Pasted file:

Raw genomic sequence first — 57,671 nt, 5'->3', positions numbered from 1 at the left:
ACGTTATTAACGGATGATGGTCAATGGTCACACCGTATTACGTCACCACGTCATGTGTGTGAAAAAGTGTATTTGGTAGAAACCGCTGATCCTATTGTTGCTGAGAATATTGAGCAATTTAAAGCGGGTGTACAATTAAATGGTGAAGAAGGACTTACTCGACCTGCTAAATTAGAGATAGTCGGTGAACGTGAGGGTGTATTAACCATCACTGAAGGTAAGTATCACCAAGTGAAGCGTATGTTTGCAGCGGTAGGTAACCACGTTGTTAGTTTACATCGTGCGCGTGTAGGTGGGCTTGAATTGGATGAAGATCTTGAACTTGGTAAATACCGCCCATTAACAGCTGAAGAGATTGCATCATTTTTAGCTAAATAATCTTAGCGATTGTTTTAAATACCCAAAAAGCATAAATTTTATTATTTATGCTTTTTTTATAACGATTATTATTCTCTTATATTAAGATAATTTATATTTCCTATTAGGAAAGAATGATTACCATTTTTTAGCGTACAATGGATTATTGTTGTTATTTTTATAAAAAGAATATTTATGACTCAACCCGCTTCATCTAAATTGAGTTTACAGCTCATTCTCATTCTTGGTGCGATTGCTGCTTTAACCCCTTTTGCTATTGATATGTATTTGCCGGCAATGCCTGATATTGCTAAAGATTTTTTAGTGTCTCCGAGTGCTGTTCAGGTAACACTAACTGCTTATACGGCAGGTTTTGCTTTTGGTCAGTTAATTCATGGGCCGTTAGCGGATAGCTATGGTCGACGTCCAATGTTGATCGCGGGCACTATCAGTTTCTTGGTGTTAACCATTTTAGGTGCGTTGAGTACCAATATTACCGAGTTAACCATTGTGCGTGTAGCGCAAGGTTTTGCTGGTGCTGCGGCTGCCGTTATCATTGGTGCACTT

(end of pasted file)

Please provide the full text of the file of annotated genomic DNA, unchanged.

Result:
Raw genomic sequence first — 57,671 nt, 5'->3', positions numbered from 1 at the left:
ACGTTATTAACGGATGATGGTCAATGGTCACACCGTATTACGTCACCACGTCATGTGTGTGAAAAAGTGTATTTGGTAGAAACCGCTGATCCTATTGTTGCTGAGAATATTGAGCAATTTAAAGCGGGTGTACAATTAAATGGTGAAGAAGGACTTACTCGACCTGCTAAATTAGAGATAGTCGGTGAACGTGAGGGTGTATTAACCATCACTGAAGGTAAGTATCACCAAGTGAAGCGTATGTTTGCAGCGGTAGGTAACCACGTTGTTAGTTTACATCGTGCGCGTGTAGGTGGGCTTGAATTGGATGAAGATCTTGAACTTGGTAAATACCGCCCATTAACAGCTGAAGAGATTGCATCATTTTTAGCTAAATAATCTTAGCGATTGTTTTAAATACCCAAAAAGCATAAATTTTATTATTTATGCTTTTTTTATAACGATTATTATTCTCTTATATTAAGATAATTTATATTTCCTATTAGGAAAGAATGATTACCATTTTTTAGCGTACAATGGATTATTGTTGTTATTTTTATAAAAAGAATATTTATGACTCAACCCGCTTCATCTAAATTGAGTTTACAGCTCATTCTCATTCTTGGTGCGATTGCTGCTTTAACCCCTTTTGCTATTGATATGTATTTGCCGGCAATGCCTGATATTGCTAAAGATTTTTTAGTGTCTCCGAGTGCTGTTCAGGTAACACTAACTGCTTATACGGCAGGTTTTGCTTTTGGTCAGTTAATTCATGGGCCGTTAGCGGATAGCTATGGTCGACGTCCAATGTTGATCGCGGGCACTATCAGTTTCTTGGTGTTAACCATTTTAGGTGCGTTGAGTACCAATATTACCGAGTTAACCATTGTGCGTGTAGCGCAAGGTTTTGCTGGTGCTGCGGCTGCCGTTATCATTGGTGCACTT